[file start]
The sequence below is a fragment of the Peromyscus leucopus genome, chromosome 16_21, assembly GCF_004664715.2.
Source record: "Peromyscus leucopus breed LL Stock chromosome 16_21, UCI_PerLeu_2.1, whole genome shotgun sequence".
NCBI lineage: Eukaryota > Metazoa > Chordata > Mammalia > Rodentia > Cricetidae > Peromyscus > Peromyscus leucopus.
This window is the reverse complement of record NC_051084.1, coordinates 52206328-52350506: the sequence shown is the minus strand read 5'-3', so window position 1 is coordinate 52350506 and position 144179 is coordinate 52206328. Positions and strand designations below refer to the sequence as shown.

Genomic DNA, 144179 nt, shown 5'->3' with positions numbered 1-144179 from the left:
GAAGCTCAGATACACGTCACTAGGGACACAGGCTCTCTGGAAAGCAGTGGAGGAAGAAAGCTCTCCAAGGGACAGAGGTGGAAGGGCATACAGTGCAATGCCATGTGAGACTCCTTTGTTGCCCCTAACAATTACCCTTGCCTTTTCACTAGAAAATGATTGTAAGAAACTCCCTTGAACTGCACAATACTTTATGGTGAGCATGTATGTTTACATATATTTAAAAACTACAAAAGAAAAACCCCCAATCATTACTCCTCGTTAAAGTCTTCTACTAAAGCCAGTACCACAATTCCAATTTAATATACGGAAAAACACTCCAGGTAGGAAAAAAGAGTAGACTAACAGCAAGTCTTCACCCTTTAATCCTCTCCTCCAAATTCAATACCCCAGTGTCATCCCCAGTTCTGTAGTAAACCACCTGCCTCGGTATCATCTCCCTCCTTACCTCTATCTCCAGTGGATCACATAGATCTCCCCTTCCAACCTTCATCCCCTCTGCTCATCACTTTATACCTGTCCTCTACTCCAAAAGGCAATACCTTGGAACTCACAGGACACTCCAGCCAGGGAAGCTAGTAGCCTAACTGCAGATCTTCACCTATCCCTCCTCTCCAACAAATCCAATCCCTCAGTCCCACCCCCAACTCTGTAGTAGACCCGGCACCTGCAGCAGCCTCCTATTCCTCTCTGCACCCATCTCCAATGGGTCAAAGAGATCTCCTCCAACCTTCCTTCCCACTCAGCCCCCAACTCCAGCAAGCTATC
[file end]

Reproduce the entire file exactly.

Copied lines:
The sequence below is a fragment of the Peromyscus leucopus genome, chromosome 16_21, assembly GCF_004664715.2.
Source record: "Peromyscus leucopus breed LL Stock chromosome 16_21, UCI_PerLeu_2.1, whole genome shotgun sequence".
NCBI lineage: Eukaryota > Metazoa > Chordata > Mammalia > Rodentia > Cricetidae > Peromyscus > Peromyscus leucopus.
This window is the reverse complement of record NC_051084.1, coordinates 52206328-52350506: the sequence shown is the minus strand read 5'-3', so window position 1 is coordinate 52350506 and position 144179 is coordinate 52206328. Positions and strand designations below refer to the sequence as shown.

Genomic DNA, 144179 nt, shown 5'->3' with positions numbered 1-144179 from the left:
GAAGCTCAGATACACGTCACTAGGGACACAGGCTCTCTGGAAAGCAGTGGAGGAAGAAAGCTCTCCAAGGGACAGAGGTGGAAGGGCATACAGTGCAATGCCATGTGAGACTCCTTTGTTGCCCCTAACAATTACCCTTGCCTTTTCACTAGAAAATGATTGTAAGAAACTCCCTTGAACTGCACAATACTTTATGGTGAGCATGTATGTTTACATATATTTAAAAACTACAAAAGAAAAACCCCCAATCATTACTCCTCGTTAAAGTCTTCTACTAAAGCCAGTACCACAATTCCAATTTAATATACGGAAAAACACTCCAGGTAGGAAAAAAGAGTAGACTAACAGCAAGTCTTCACCCTTTAATCCTCTCCTCCAAATTCAATACCCCAGTGTCATCCCCAGTTCTGTAGTAAACCACCTGCCTCGGTATCATCTCCCTCCTTACCTCTATCTCCAGTGGATCACATAGATCTCCCCTTCCAACCTTCATCCCCTCTGCTCATCACTTTATACCTGTCCTCTACTCCAAAAGGCAATACCTTGGAACTCACAGGACACTCCAGCCAGGGAAGCTAGTAGCCTAACTGCAGATCTTCACCTATCCCTCCTCTCCAACAAATCCAATCCCTCAGTCCCACCCCCAACTCTGTAGTAGACCCGGCACCTGCAGCAGCCTCCTATTCCTCTCTGCACCCATCTCCAATGGGTCAAAGAGATCTCCTCCAACCTTCCTTCCCACTCAGCCCCCAACTCCAGCAAGCTATC